I’m not sure if we were lost or not at this point but given the lost to not lost ratio on this hike, we were probably lost.

Don’t ask me how the fuck we got through the forest because I haven’t got a fucking clue. We basically wandered around until we found something that could pass as a trail, lost it, found it again and lost it. We eventually stumbled upon a house inhabited by a woman who we proceeded to shout, “Rashol?” at in suitably quizzical tones. She’s probably used to visitors getting hopelessly lost in these woods. She directed us with arm waving and expert pointing back down and around where we managed to pick up some manner of trail, albeit a confusing one, through the pine trees. Basically as soon as you see anything resembling a proper trail it’s cause for celebration by this point. We did indeed celebrate with snacks before following a lovely, defined path to a stream where you could go left and up, or there was a handy dandy white arrow painted on the rocks directing your into thick, dark, seemingly impenetrable forest. Well what could possibly go wrong? There’s an arrow, guys. An actual arrow. We debated how trustworthy these three strokes of white paint were before concluding that Rashol was probably the only place to get to from here, and crossed the stream into the woods.

Rashol Pass. Those stones look placed there. It’s like someone thought, well, we’ve just walked up a massive hill, it’d be nice to have something to photograph.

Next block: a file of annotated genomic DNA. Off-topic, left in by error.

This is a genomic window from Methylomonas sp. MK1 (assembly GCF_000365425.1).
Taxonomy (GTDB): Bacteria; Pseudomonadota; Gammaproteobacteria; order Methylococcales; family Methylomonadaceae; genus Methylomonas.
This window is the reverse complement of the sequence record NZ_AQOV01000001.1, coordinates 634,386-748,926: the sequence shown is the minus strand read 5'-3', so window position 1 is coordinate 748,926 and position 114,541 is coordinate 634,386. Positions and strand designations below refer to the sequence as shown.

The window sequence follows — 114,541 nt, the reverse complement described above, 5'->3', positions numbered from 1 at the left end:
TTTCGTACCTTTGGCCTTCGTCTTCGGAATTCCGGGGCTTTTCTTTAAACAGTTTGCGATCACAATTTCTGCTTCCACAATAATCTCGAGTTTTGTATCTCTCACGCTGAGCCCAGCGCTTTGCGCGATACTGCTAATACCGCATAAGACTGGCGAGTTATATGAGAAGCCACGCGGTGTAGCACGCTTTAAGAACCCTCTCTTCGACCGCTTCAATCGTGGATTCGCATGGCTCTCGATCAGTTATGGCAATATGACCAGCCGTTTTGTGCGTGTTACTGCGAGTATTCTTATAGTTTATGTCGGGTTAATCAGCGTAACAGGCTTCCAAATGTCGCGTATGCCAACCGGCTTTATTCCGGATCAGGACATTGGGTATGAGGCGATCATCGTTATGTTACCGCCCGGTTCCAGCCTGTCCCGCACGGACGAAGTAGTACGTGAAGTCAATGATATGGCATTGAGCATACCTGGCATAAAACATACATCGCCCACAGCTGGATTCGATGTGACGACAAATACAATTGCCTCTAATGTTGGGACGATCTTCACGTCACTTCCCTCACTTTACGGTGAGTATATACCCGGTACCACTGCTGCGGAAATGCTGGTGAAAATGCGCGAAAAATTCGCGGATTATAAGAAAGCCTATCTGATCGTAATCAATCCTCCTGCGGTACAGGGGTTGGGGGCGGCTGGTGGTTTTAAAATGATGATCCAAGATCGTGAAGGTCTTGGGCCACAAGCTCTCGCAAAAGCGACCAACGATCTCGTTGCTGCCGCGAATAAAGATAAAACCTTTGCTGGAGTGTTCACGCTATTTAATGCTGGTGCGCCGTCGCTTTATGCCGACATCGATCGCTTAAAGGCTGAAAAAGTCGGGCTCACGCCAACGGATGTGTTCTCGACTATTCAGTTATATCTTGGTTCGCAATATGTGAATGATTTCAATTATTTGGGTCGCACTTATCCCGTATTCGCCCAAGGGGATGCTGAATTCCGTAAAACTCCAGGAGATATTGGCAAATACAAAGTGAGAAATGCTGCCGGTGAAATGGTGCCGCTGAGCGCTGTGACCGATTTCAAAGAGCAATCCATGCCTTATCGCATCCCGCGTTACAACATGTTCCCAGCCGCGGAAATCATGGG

Don’t heed this arrow. This arrow wants you to fail. Following this arrow resulted in I don’t even how long, felt like fucking days, of climbing over fallen trees, trying not to stack it down steep embankments, arguing amongst ourselves and generally not having a fucking clue as to where we were going. We kept seeing humans in the distance but they were too far to catch their attention. We talked about heading back to the arrow but Jess was dead against it, not wanting to waste all the time we’d spent getting to here, which as far as I could see was absolutely nowhere. Eventually a group of women walked close enough to us for Theo to get their attention and shout our destination at them. They shouted back in their language and gesticulated wildly, and we deciphered their arm waving to mean something like, “Go back the way you came, you absolute nut-jobs!” They were heading that way too. Jess wanted to try going up a bank on account of her utter dislike of doubling back on herself, but me and Theo didn’t want to risk it. As we made our slow way back to that bastard, bastard arrow we saw the women again and they kept pointing us back the way we’d come. Back at the stream I glared at that arrow and I swear it was mocking us.